Inside, Wutz took inspiration from the dish al pastor, which is actually a recipe Lebanese immigrants brought with them to Mexico in the 1900s. She combined Mexican and Mediterranean colors in the textiles, which were sourced from local vendor Su Casa Mexican Imports, as well as the pinata-like star lamps hanging from the ceiling. It was important for Wutz to use locals, so she commissioned crafts such as their El Patron branded candle table-toppers, created by local artist Susan Durazo.

We wanted the railing to represent the building in some way and to have that aesthetic so if the tenant moved, the railing would still match the building.”
— Emily Wutz, designer

A visit to the bathroom usually does not require fanfare, but in this case it’s warranted. Along the way, check out the truck seat (fashioned from the tailgate of an old Chevy), by Chris Cunningham of CC Designs who also did the metalwork and railings. Local artist Gustavo Rimada created two murals and the artwork on the restroom doors, and Wutz herself designed a special collage of hundreds of small pictures that, when you step back, create an even larger image

While Wutz was busy dancing with the preservationists, the Gonzalezes were busy building and adjusting, so they wisely hired long time, local, restaurant consultant Gerard Noonan of Focus 1 Hospitality to oversee start up operations. Noonan, who was also the winner of the 1994 Bartender Olympics at TGI Fridays, created all of the craft cocktails. In addition to the $5 margaritas, Noonan suggests you try the specialty prickly pear margarita. It’s pink, like the neon “tacos y tequila” sign written in cursive by Riofine Neon above the grill.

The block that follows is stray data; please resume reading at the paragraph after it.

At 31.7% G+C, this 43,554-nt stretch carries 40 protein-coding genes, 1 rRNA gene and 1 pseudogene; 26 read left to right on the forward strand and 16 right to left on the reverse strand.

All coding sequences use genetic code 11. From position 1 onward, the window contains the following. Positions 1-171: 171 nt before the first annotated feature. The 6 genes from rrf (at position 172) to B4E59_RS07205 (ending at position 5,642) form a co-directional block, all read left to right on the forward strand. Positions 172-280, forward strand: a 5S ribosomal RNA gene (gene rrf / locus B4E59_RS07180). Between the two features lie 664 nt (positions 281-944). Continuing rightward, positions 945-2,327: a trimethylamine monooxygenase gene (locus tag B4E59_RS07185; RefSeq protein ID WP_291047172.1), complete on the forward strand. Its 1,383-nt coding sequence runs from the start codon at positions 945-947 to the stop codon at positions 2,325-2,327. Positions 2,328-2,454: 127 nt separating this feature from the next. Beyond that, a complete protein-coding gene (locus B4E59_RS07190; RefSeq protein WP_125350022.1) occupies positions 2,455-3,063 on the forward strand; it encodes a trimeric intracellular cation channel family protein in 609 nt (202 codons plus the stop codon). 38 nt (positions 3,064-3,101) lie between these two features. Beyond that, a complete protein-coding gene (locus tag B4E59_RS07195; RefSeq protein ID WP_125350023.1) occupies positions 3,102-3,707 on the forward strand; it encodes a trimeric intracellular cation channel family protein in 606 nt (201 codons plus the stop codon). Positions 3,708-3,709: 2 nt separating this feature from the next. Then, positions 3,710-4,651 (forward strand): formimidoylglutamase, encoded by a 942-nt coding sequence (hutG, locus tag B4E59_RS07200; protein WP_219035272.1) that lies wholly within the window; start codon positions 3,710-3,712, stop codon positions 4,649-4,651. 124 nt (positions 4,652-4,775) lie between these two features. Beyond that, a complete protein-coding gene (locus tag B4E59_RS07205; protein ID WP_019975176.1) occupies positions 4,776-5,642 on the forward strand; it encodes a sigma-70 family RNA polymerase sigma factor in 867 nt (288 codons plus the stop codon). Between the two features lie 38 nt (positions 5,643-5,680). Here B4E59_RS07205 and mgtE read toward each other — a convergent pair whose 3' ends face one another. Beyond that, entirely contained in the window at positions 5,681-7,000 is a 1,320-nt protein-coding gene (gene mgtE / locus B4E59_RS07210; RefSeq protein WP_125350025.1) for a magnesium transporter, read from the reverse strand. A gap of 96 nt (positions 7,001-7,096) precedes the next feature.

A restaurant needs a chef, and while Mario and Alex were looking, the phone rang. It was David Gonzalez (no relation), the chef at a popular spot in Newport Beach called Wild Tacos. “We have a house in Newport Beach, and we went to Wild Tacos all the time,” says Alex. “It was actually part of the inspiration for El Patron.”


A pair of Prickly Pear margaritas.

In addition to the blow-your-mind menu of carnitas, carne asada, shrimp, fish, and barbacoa tacos, Gonzalez dreams up daily specials influenced by his Jaliscan background, and fueled by his imagination (“it’s what comes into my head that morning”) all served on handmade tortillas. So make sure to check out the chalkboard to see what he was thinking earlier that day.

There’s a lot to see while you’re enjoying your drinks and street tacos, so make sure you check out all the details. There’s no devil in there, unless you count the Dia de Los Muertos-inspired artwork.


Pair your Prickly Pear margarita with a torta.

El Patron

Jalisco-inspired street tacos, with more than 25 brands of tequila in an achitecturally historic and redesigned location

Location: 101 W. Tahquitz, Palm Springs (corner of Tahquitz and Palm Canyon Drive) 888-340-8226; elpatronps.com

Hours: 11 a.m. to 9 p.m. daily

Parking: Street parking, and the lot behind Brickworks and Ruby’s is a two-minute walk.

Prices: Taco Tuesday is $10 tacos and $10 beer. Nachos with protein daily price is $14. On the high end of the taco spectrum, but location, location, location.

Recommended Dishes: Al pastor tacos, Carne Asada tacos, fish tacos, cauliflower taco, Prickly Pear margarita.